Title:  Trick

Release Date:  1999

Nationality and Language: USA, English

Running time: 89 min

MPAA Rating: R

Distributor and Production Company:  Fineline Features; Good Machine 

Director; Writer: Jim Fall, wr. Jason Schafer

Producer: Eric d’Arbeloff

Cast:    Christian Campbell, John Paul Pitoc, Tori Spelling, Steve Hayes, Brad Beyer


Relevance to DOASKDOTELL site:


Here is another light opera buffet, without the music. (Well, now, the hero is a song writer, and gradually the music creeps in, winding up with a wonderfully lilting song “Trick of Fate” (David Friedman) to close the movie in grand Rogers-Hammerstein fashion. (In a disco scene, the familiar “I cam do anything” is played.) This film is a romantic situation comedy with gay character. The plot is stereotyped, but maybe it reflects the reality of living in New York, where struggling young artists can't afford the privacy of their own pads and have to compromise with roommates to get their lives going at all. And it really gets into the issues and grows on you.

What makes this work, again, is the likeable young male "romantic" lead character, Gabriel, played by Christian Campbell. He is the ideal son, the kind any father ought to be proud of. And he has multiple talents: composing music (it sounds a bit like Scott Joplin most of the time), lyrics, and scripts, all to purse a lost genre, the family musical. In fact, the movie ends with his musical realized in the soundtrack, ending loudly, Puccini-style (again, “Trick of Fate”). I know the life. I compose and write and try to sell it, and it's hard; you have to have a real job at the same time to make it.

Despite his soft-spoken, wholesome nature, Gabriel is a bit of a manipulator, looking for other men to give him love. He meets a Latino go-go boy, Mark (John Paul Pitoc) with eye contact on the subway (the IRT, now finally air-conditioned, I think). Trouble is, he has so many subjects in his kingdom that won't leave him alone for a moment of privacy with his "trick." (They will eventually form a real psychological bond.) The bring-home scene is proto-erotic. There is an annoying delay where the live-in straight actress Katherine (Tori Spelling) hangs around, voyeuristically, printing 150 resumes on a slow dot-matrix printer (Okidata?)—and this is 1999?  But, finally (!), after she departs, Gabriel is playing the celebrated, triple-time adagio finale of Beethoven's Piano Sonata #30 (E Major, Opus 109) – a bit too fast --while Mark goes to work on him from behind, exposing and then exploring his chest with his hands.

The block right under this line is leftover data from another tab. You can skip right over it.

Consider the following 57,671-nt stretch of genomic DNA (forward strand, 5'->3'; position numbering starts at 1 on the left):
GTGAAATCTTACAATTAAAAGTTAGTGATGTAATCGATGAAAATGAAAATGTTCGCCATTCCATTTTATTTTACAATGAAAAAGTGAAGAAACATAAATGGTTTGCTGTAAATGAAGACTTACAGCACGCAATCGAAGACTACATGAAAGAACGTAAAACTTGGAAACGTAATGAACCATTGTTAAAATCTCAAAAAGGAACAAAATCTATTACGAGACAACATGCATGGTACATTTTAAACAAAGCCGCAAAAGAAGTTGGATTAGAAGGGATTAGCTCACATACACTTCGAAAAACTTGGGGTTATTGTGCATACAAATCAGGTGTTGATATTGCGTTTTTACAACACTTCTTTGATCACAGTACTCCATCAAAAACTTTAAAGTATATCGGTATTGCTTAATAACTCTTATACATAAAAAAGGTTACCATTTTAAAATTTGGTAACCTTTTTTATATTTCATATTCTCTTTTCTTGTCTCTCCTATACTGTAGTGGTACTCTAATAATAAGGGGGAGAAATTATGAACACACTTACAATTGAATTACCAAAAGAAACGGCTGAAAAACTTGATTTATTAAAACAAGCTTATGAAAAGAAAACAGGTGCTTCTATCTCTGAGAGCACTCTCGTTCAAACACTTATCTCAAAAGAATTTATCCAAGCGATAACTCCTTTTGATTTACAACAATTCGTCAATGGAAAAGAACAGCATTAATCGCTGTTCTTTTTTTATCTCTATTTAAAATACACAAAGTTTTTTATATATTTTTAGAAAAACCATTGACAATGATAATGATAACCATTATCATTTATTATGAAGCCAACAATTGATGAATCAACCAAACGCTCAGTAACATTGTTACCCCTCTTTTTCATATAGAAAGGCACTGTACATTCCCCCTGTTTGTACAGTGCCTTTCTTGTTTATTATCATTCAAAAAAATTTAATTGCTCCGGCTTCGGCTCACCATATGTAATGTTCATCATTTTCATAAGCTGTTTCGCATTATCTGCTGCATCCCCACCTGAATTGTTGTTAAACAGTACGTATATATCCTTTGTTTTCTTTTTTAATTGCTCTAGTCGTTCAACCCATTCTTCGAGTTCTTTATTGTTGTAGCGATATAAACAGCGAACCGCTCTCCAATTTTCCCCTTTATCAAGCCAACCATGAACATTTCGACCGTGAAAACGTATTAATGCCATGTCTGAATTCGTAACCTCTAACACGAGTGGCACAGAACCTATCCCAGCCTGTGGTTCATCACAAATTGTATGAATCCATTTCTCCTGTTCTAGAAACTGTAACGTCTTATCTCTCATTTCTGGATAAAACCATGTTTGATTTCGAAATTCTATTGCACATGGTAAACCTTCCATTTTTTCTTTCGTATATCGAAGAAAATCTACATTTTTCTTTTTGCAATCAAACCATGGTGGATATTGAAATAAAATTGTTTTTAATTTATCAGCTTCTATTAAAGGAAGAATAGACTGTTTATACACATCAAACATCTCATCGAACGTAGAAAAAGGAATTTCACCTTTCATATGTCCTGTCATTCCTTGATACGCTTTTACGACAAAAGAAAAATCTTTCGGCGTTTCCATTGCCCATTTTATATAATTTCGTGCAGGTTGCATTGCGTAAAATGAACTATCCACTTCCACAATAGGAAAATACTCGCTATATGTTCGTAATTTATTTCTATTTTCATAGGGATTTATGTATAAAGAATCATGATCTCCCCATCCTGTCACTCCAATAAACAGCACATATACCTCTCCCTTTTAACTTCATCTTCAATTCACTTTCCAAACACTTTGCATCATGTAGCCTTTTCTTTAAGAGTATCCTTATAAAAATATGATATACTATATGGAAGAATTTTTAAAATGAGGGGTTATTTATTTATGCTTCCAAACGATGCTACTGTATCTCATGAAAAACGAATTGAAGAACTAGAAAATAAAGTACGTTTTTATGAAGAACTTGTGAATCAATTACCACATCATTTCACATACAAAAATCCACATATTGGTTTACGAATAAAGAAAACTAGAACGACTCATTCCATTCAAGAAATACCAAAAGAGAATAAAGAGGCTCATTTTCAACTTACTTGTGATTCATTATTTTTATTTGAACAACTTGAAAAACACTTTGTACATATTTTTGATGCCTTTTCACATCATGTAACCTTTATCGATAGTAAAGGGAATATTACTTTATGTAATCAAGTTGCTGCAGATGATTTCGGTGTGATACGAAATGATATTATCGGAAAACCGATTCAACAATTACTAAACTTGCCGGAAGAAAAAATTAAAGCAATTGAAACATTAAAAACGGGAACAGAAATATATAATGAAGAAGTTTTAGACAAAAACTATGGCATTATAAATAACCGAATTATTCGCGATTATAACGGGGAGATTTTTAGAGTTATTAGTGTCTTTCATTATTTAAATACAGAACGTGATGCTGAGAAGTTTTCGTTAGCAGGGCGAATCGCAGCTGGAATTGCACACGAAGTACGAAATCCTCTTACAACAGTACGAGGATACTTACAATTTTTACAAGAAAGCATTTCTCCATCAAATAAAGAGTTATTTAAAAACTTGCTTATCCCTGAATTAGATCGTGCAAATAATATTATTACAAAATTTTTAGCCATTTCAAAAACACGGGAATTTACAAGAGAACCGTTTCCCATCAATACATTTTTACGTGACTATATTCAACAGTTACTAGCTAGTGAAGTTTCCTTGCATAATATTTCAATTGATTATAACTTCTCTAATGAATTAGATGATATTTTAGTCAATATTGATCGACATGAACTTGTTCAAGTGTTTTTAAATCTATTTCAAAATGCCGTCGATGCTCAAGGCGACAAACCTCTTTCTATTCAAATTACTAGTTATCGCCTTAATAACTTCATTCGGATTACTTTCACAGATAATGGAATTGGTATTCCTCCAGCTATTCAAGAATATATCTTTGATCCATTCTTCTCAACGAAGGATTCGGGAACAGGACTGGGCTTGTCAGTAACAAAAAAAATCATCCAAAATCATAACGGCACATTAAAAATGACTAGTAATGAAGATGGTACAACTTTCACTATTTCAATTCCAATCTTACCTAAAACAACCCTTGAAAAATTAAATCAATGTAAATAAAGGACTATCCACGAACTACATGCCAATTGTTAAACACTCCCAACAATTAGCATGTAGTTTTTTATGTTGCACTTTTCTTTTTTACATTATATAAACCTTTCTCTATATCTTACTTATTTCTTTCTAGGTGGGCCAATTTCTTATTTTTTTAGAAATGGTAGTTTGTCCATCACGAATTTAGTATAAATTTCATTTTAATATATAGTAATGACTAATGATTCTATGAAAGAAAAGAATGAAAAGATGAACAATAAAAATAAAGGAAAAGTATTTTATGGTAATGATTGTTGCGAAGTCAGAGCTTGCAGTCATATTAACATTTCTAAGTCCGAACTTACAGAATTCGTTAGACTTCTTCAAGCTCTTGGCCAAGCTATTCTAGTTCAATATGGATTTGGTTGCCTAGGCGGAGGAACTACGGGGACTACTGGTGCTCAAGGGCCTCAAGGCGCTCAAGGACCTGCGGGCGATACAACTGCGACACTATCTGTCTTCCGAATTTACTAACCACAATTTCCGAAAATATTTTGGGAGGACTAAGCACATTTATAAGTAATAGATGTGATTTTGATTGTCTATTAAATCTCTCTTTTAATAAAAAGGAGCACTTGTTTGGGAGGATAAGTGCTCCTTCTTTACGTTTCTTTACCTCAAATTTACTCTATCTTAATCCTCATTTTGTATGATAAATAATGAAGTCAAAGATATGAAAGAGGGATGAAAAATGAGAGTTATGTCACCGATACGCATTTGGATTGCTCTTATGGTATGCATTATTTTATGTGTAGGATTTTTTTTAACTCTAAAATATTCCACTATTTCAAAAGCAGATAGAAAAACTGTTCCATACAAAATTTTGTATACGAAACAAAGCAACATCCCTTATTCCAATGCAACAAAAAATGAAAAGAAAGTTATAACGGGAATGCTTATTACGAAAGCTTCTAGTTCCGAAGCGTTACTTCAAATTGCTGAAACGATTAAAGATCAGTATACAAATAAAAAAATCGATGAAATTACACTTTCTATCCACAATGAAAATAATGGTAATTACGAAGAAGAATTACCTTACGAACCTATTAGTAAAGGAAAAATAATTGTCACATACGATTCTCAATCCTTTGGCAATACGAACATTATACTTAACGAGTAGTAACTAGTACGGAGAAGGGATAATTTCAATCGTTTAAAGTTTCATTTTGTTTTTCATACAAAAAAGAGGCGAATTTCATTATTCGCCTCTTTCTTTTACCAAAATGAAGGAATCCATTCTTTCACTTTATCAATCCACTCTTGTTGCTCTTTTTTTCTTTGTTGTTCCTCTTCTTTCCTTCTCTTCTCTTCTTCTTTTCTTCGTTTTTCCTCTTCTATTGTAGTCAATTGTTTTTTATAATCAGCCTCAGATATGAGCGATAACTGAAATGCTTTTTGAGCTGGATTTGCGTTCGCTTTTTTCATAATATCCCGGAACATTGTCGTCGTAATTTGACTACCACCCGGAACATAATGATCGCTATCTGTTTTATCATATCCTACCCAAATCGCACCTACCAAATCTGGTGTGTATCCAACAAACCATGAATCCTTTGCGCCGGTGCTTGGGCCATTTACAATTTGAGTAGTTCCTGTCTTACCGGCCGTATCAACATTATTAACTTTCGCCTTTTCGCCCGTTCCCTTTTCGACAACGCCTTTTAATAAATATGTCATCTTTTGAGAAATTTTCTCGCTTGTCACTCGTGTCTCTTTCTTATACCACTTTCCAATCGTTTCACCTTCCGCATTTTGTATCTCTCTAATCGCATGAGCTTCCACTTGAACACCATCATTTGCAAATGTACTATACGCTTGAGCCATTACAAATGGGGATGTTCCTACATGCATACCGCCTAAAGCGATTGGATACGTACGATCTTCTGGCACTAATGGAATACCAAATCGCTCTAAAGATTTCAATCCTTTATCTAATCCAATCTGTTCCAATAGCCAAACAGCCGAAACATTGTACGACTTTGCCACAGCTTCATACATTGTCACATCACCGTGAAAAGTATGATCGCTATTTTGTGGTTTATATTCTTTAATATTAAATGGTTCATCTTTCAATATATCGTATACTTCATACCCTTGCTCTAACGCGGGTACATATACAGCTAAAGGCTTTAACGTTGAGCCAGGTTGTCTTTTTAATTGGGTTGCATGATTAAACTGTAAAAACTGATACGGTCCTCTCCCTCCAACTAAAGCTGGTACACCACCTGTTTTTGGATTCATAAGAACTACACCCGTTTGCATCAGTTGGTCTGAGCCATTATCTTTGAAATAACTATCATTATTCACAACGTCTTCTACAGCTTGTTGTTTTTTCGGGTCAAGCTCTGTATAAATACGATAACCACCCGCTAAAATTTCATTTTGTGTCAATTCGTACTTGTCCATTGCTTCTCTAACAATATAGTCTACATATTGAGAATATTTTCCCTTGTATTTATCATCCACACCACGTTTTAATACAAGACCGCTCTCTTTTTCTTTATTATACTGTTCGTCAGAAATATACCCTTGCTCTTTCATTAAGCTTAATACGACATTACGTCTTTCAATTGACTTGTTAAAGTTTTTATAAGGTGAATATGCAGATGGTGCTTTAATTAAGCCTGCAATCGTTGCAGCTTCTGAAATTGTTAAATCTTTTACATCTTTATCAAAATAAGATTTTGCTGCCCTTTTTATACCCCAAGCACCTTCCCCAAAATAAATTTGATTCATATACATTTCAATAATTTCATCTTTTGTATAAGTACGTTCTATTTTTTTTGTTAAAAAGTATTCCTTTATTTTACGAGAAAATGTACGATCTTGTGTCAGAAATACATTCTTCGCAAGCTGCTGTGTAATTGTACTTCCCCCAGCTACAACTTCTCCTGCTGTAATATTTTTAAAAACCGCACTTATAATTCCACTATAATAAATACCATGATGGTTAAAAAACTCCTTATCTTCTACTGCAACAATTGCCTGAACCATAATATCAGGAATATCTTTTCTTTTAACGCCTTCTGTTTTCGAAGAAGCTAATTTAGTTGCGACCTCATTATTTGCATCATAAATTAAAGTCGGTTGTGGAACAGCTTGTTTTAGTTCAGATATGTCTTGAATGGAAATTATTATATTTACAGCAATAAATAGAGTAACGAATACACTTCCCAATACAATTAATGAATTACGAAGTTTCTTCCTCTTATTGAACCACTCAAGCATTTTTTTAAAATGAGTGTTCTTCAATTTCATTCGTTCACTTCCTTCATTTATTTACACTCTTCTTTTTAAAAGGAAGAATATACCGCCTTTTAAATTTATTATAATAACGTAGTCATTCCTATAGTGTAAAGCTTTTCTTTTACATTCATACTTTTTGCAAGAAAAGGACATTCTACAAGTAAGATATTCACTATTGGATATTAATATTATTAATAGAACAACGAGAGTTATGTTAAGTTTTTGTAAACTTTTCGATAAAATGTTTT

This scene is significant, because Gabriel really does get very agitated and presumably aroused, even if he wants to keep playing the cerebral late Beethoven work while Mark is to continue the next fulfillment of Gabriel’s fantasy, from below the piano stool. But then, those frustrating interruptions and lost house keys—mission aborted, at least for now! There is a legal point that doesn’t matter here since the characters are adults, but it could in other movies: fetish and arousal need no require genital or private parts involvement, even by implication. 

In fact, the "situation" is set up by the straight roommate (Brad Beyer) who, following the comic (but incorrect) stereotypes, seems to be the only male in the movie with a hairy chest (well, there is Dino, in the disco, who will “get it” – see below.). Actually, though, it seems to be the straight men (like Tom Cruise's character in Eyes Wide Shut) who are constantly forced to go through unknown territories to test the longevity of their masculinity.

Later, Gabe and Mark will go “clubbing,” in a disco scene that is well done. Mark will resist letting Mark strip him again, but then soon removes his shirt himself. (Is that to reinforce his earlier experience?) But Mark will become distracted by others in the bar, especially Dino (Jamie Gustis). In the meantime, Gabriel will have a long chat with a drag queen (Coco Peru) in the john, and “she” will tell on Mark, setting up some playful tension in their relationship, early on. They ought to head to Julius’s and try those delicious burgers. 

There is a line in the script, that everyone today is bisexual. You hear this today on college campuses. There are no straight men! Hardly true. But Richard Brookhiser, in "The Gay Moment" in National Review (July 26, 1999) hits the nail on the head: "The normal majority…once they overcome their squeamishness, seek out gay friends and gay imaginary companions supplied by the media as symbolic non-combatants. They may not want to join them, but they are soothed by knowing that they exist." So much for gay-straight roommates, even in "fraternity" clubs (houses).


Related reviews: Latter Days, etc. Eyes Wide Shut


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